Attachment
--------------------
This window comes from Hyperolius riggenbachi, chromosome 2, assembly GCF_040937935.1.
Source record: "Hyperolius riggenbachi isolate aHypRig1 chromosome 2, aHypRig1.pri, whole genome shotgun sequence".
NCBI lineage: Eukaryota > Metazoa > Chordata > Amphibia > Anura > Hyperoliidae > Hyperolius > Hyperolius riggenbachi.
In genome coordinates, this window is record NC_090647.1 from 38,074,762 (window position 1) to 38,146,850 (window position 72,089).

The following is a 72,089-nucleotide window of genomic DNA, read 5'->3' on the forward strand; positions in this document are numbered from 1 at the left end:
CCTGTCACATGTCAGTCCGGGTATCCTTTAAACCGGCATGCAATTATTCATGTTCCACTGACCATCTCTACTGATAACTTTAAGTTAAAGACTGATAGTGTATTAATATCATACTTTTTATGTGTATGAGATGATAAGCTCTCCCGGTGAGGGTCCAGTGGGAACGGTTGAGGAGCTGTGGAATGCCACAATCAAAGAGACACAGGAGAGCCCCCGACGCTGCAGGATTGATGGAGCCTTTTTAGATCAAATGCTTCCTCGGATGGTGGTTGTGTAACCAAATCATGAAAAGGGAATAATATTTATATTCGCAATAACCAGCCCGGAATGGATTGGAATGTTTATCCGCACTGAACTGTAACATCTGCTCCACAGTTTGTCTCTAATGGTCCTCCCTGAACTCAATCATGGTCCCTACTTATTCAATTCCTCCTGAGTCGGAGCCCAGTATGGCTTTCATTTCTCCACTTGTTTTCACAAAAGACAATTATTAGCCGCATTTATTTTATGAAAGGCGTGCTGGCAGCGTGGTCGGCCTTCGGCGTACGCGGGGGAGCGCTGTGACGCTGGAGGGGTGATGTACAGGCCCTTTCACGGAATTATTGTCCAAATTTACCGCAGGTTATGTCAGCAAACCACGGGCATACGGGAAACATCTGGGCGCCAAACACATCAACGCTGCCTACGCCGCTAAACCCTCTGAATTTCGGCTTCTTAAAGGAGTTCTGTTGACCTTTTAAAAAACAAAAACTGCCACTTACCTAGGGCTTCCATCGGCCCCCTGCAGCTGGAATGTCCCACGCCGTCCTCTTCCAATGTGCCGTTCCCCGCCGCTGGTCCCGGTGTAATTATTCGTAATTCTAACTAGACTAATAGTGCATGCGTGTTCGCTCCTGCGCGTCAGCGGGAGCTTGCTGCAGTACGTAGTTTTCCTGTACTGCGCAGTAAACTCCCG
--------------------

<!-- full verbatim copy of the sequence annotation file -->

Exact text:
This window comes from Hyperolius riggenbachi, chromosome 2, assembly GCF_040937935.1.
Source record: "Hyperolius riggenbachi isolate aHypRig1 chromosome 2, aHypRig1.pri, whole genome shotgun sequence".
NCBI lineage: Eukaryota > Metazoa > Chordata > Amphibia > Anura > Hyperoliidae > Hyperolius > Hyperolius riggenbachi.
In genome coordinates, this window is record NC_090647.1 from 38,074,762 (window position 1) to 38,146,850 (window position 72,089).

The following is a 72,089-nucleotide window of genomic DNA, read 5'->3' on the forward strand; positions in this document are numbered from 1 at the left end:
CCTGTCACATGTCAGTCCGGGTATCCTTTAAACCGGCATGCAATTATTCATGTTCCACTGACCATCTCTACTGATAACTTTAAGTTAAAGACTGATAGTGTATTAATATCATACTTTTTATGTGTATGAGATGATAAGCTCTCCCGGTGAGGGTCCAGTGGGAACGGTTGAGGAGCTGTGGAATGCCACAATCAAAGAGACACAGGAGAGCCCCCGACGCTGCAGGATTGATGGAGCCTTTTTAGATCAAATGCTTCCTCGGATGGTGGTTGTGTAACCAAATCATGAAAAGGGAATAATATTTATATTCGCAATAACCAGCCCGGAATGGATTGGAATGTTTATCCGCACTGAACTGTAACATCTGCTCCACAGTTTGTCTCTAATGGTCCTCCCTGAACTCAATCATGGTCCCTACTTATTCAATTCCTCCTGAGTCGGAGCCCAGTATGGCTTTCATTTCTCCACTTGTTTTCACAAAAGACAATTATTAGCCGCATTTATTTTATGAAAGGCGTGCTGGCAGCGTGGTCGGCCTTCGGCGTACGCGGGGGAGCGCTGTGACGCTGGAGGGGTGATGTACAGGCCCTTTCACGGAATTATTGTCCAAATTTACCGCAGGTTATGTCAGCAAACCACGGGCATACGGGAAACATCTGGGCGCCAAACACATCAACGCTGCCTACGCCGCTAAACCCTCTGAATTTCGGCTTCTTAAAGGAGTTCTGTTGACCTTTTAAAAAACAAAAACTGCCACTTACCTAGGGCTTCCATCGGCCCCCTGCAGCTGGAATGTCCCACGCCGTCCTCTTCCAATGTGCCGTTCCCCGCCGCTGGTCCCGGTGTAATTATTCGTAATTCTAACTAGACTAATAGTGCATGCGTGTTCGCTCCTGCGCGTCAGCGGGAGCTTGCTGCAGTACGTAGTTTTCCTGTACTGCGCAGTAAACTCCCG